What Does Tax Reform Mean To Me?

Julia M. Carlson |

The current Tax Cuts and JobsAct proposal is seeking the biggest transformation of the U.S. tax code in more than 30 years. It aims to permanently reduce the corporate tax rate from 35% to 20%, compress the number of individual income tax brackets, and repeal the taxes paid by large estates starting in 2024. Although there was talk of changes to the pre-tax limit of 401(k) contributions, the draft Act had no changes to 401k plans. The proposal is attempting to simplify the current tax code. How will this affect us?

The proposal would reduce the number of marginal income-tax rates from seven to four: 12%, 25%, 35% and 39.6%. The proposal preserves the current top rate, but it would affect fewer households than it does currently. Here is the breakdown of the income ranges:

  • 12%: For single filers, this rate applies starting at $12,200 of taxable income. For those married filing jointly, it begins at $24,400.
  • 25%: Begins at $45,000 for single filers; $90,000 for married joint filers.
  • 35%: Begins at $200,000 for single filers; $260,000 for married joint filers.
  • 39.6%: Begins at $500,000 for single filers; $1 million for married joint filers.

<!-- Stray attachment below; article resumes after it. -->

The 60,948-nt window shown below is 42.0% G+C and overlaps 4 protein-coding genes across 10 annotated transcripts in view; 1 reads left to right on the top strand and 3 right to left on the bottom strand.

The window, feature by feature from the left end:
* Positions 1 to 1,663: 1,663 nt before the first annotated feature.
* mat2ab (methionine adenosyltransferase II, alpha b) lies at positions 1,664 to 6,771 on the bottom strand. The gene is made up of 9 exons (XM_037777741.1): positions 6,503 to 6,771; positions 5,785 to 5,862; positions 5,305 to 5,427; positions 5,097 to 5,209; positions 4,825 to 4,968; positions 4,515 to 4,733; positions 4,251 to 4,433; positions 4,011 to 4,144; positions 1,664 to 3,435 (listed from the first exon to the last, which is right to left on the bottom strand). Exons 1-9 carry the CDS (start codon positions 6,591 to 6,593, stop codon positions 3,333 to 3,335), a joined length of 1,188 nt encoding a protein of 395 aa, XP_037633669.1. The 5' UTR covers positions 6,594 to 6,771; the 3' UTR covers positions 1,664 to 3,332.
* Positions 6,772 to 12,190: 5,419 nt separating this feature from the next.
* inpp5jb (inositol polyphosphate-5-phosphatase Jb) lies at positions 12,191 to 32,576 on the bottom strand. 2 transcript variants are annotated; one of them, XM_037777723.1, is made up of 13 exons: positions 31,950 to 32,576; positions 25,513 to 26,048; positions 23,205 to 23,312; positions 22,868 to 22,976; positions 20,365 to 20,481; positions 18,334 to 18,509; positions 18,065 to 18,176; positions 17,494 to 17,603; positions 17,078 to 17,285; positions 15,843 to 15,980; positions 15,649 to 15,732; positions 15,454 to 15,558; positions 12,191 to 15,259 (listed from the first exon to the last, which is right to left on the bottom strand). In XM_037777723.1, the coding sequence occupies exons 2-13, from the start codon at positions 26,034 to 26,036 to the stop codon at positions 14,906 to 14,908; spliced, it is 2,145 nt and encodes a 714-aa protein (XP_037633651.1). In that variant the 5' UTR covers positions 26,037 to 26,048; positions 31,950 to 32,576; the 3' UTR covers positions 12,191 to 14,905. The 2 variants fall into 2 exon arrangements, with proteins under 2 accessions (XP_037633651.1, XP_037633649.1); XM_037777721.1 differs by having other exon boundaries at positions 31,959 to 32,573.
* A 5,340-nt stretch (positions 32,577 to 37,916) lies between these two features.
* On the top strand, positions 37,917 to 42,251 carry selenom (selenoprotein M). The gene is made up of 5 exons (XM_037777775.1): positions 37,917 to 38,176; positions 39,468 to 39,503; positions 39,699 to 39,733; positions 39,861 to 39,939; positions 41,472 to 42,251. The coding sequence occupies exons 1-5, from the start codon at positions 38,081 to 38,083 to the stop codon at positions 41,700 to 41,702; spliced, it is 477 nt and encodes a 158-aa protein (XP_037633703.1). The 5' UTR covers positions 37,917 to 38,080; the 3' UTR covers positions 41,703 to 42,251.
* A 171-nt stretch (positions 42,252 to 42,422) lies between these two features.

Under the proposal, the standard deduction would be increased to $24,400 for joint filers (and surviving spouses) and $12,200 for individual filers. Single filers with at least one qualifying child could claim a standard deduction of $18,300. These amounts would be adjusted for inflation based on chained Consumer Price Index.

Individuals would not be allowed an itemized deduction for state and local income and sales taxes. However, they would be allowed deductions for state and local taxes on business income. Taxpayers can continue to claim an itemized deduction for property taxes, with a cap of $10,000.

The proposal halves the cap on mortgage interest deduction. It caps the deduction on mortgages up to $500,000, down from the current $1 million limitation. Interest would be deductible only on a taxpayer's principal residence. The alternative minimum tax would be repealed.

In the coming weeks we will have more clarity on the Act. I will provide an update at that time.



Information in this material is for general information only and not intended as investment, tax or legal advice. The information set forth in this communication may not develop as predicted. Tax laws can change at any time and may impact your benefits. Please consult the appropriate professionals for specific information regarding your individual situation prior to making any financial decision.

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